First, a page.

Affordable MS Drugs

Cynthia Zagieboylo

As president and CEO of the National Multiple Sclerosis Society, Cynthia Zagieboylo ’86 MA spends a lot of time working to keep down the price of prescription drugs. She made headlines in 2016 as a changemaker featured in a New York Times article titled “Furor Over Drug Prices Puts Patient Advocacy Groups in Bind.” The cost of MS meds had risen almost 400 percent in the previous four years, and Zagieboylo was working hard to turn that around. She says the Society’s effect on prices since then has been positive, but has much further to go.

“You need to have the right people in the room to make progress, so we work to maintain relationships with every company working on MS therapies,” Zagieboylo says. “Our goal is to understand what therapies are coming out and influence pricing coming out.”

The Society wants and needs the pharmaceutical companies to succeed. “They’ve invested millions of dollars to bring things to market,” she says. “If they lost interest 30 years ago, we would have zero therapies for people with multiple sclerosis.”
The fight takes place on Capitol Hill, too. “We have 30,000 volunteers who communicate with congresspeople and over 300 district activist leaders.”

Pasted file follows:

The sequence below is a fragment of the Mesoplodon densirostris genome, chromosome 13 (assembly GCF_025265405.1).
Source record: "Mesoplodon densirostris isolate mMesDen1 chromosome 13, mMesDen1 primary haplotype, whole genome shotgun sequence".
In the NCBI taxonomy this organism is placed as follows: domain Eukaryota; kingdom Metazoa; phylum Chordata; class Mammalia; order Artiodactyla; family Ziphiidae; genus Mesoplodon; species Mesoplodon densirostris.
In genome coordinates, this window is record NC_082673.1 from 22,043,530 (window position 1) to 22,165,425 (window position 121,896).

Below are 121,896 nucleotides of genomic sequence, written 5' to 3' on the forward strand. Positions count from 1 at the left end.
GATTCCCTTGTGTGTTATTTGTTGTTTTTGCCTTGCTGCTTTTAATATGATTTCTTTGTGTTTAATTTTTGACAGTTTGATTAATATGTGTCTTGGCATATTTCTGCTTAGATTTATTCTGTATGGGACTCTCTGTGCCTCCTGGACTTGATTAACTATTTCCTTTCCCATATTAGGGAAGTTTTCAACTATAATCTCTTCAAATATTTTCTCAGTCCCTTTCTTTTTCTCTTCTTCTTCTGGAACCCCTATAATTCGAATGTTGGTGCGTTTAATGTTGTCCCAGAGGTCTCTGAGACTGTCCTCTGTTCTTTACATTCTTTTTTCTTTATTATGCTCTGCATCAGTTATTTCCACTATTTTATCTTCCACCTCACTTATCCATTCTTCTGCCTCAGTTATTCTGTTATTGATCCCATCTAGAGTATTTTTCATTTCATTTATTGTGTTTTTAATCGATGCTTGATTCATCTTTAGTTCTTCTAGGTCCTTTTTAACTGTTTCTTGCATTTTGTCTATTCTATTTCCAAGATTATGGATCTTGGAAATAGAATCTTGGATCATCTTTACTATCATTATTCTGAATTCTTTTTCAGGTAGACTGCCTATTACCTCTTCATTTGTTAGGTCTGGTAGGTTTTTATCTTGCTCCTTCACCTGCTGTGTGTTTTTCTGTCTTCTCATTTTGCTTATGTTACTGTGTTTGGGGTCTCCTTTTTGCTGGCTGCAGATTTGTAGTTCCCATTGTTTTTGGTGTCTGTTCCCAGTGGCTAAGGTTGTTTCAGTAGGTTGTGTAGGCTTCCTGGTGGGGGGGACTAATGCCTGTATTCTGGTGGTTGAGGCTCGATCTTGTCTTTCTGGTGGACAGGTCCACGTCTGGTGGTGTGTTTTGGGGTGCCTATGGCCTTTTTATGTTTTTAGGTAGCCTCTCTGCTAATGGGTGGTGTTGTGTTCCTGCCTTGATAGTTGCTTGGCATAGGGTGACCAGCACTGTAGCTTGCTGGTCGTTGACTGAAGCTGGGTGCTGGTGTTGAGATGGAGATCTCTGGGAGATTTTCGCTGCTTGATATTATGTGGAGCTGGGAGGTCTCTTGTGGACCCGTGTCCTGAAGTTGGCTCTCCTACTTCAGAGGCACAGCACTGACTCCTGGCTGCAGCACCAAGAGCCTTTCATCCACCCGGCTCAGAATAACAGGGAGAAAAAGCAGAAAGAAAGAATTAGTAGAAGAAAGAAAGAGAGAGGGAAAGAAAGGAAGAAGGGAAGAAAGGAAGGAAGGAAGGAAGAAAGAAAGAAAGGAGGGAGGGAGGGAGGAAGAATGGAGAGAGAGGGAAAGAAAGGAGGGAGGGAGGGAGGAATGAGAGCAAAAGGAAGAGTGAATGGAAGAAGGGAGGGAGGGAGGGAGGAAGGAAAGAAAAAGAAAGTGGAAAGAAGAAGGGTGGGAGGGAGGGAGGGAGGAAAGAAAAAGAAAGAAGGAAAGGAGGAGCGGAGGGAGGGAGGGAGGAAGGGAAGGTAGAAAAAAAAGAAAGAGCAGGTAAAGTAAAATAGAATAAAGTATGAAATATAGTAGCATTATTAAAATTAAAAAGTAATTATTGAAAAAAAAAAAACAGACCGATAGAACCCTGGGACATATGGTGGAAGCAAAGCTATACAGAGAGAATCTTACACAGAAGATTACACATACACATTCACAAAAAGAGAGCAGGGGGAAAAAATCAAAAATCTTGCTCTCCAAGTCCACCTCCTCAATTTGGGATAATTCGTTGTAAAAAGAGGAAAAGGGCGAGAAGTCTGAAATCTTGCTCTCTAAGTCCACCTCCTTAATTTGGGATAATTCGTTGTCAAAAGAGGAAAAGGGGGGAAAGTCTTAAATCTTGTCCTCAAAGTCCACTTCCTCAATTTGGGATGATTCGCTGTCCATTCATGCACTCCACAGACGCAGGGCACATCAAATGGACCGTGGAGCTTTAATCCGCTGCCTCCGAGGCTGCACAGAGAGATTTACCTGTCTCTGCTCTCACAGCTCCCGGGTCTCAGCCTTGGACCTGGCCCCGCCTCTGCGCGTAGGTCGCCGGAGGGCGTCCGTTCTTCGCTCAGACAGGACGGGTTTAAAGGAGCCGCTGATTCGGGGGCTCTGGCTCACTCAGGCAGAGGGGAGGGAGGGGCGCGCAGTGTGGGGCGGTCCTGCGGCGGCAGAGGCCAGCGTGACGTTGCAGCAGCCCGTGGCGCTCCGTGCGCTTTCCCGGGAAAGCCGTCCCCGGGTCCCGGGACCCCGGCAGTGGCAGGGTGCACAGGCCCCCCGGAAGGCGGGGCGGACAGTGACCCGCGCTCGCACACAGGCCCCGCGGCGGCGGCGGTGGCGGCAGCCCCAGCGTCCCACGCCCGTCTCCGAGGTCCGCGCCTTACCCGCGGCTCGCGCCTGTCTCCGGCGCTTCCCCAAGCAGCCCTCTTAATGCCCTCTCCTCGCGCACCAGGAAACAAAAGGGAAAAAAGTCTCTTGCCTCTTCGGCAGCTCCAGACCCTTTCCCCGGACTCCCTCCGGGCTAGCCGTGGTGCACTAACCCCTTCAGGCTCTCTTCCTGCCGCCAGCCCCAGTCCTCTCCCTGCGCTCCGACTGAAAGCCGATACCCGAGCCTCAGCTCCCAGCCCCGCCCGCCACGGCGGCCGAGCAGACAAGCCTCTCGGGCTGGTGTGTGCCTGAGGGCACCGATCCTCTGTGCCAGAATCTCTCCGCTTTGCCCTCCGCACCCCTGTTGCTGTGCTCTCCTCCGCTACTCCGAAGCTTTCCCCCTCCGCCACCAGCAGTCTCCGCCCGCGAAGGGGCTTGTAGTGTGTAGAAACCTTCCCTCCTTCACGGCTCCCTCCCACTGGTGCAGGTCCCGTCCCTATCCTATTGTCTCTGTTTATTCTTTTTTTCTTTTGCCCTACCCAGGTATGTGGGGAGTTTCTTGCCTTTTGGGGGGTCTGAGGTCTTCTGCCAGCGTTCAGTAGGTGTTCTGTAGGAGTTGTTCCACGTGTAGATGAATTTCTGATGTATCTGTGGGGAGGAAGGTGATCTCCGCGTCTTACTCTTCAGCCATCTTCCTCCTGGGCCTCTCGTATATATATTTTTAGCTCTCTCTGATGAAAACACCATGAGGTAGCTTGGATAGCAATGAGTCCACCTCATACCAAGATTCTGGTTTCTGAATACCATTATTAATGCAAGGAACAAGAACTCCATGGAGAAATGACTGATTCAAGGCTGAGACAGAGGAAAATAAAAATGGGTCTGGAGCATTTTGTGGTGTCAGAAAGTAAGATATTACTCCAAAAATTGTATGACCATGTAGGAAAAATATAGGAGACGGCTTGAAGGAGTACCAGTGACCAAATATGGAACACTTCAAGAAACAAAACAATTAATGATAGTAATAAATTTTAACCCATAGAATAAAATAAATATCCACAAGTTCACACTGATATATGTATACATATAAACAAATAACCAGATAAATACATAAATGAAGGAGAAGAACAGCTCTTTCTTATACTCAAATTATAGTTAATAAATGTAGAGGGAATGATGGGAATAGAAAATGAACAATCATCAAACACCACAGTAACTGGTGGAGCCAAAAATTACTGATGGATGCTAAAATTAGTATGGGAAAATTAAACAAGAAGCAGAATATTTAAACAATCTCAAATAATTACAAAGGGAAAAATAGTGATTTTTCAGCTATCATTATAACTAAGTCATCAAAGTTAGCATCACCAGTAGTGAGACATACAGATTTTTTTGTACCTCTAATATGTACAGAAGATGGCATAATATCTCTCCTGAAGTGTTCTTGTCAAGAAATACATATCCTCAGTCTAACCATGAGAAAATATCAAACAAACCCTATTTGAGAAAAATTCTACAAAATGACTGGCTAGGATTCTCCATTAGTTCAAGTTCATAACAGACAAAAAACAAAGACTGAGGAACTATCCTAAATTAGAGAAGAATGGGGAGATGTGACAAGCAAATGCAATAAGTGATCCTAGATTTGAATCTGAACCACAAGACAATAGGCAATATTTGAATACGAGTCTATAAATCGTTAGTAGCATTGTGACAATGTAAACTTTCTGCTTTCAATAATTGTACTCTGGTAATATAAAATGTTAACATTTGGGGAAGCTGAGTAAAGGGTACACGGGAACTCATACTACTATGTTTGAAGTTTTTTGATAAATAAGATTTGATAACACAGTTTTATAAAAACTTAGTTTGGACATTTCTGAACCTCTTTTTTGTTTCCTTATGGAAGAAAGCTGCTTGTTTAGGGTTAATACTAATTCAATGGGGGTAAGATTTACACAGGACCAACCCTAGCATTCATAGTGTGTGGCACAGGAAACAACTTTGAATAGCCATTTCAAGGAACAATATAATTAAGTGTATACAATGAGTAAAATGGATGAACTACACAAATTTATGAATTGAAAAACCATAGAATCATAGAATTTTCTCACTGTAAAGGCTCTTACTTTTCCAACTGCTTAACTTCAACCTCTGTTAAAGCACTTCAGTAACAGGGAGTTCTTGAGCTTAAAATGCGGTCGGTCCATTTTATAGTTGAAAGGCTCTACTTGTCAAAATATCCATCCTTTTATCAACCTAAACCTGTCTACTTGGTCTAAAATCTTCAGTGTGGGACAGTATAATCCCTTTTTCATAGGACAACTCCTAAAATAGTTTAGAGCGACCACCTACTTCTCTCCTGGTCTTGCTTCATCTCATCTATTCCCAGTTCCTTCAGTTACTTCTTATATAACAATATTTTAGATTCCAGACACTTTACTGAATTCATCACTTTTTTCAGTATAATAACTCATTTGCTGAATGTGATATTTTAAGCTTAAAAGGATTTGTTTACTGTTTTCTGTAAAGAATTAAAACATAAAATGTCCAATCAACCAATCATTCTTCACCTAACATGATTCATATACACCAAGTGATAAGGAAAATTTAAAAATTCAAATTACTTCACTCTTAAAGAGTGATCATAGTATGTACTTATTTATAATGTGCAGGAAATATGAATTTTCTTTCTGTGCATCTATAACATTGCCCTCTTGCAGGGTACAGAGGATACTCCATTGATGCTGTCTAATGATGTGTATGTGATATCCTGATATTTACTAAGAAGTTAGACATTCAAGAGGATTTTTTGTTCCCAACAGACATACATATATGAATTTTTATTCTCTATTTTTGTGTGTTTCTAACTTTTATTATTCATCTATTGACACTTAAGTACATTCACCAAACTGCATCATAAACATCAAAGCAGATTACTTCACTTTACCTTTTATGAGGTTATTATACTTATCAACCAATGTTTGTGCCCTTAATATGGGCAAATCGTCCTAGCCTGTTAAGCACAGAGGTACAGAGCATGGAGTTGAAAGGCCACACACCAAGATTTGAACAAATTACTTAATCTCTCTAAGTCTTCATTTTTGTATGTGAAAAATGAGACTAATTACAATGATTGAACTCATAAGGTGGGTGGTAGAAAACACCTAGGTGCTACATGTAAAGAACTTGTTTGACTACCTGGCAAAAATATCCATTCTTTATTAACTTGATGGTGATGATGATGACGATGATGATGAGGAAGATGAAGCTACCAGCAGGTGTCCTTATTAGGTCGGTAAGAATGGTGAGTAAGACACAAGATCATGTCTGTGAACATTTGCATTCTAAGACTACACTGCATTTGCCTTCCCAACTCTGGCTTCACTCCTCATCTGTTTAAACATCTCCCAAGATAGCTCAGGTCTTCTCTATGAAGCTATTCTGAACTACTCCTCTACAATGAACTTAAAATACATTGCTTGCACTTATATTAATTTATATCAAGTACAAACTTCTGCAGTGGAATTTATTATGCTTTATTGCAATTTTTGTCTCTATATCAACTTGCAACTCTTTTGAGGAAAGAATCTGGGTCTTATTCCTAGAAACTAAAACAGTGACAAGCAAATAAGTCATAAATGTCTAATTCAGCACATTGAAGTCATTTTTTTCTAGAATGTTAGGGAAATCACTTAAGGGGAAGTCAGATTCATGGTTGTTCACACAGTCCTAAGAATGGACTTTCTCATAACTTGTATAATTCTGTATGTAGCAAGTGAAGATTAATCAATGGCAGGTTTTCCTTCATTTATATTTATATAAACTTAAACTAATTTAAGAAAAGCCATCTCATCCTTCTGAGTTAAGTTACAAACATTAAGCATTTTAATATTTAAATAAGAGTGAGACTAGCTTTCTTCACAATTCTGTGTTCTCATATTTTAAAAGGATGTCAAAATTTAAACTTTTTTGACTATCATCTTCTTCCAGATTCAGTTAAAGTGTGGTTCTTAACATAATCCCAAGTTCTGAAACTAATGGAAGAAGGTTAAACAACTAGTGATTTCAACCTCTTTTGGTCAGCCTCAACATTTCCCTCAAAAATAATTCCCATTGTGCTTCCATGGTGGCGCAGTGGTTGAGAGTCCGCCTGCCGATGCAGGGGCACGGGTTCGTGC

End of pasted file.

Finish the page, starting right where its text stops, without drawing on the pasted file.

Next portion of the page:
Zagieboylo credits UConn with honing her skills to analyze data and recognize the big picture. “Today, we’re assessing our programmatic work, implementing the MS Society’s strategic plan, and measuring the impact we have on people’s lives, and I learned a terrific amount in all of those areas.”

Surprisingly, researchers still don’t know exactly what causes MS. But in her 30-year tenure at the Society, Zagieboylo says she has seen a vital growth rate of knowledge about the disease. For example, diagnoses come much quicker — what used to take 15 years now often takes around two years, so people can get the help they need far sooner.

By Eric Butterman
Photo by Peter Morenus


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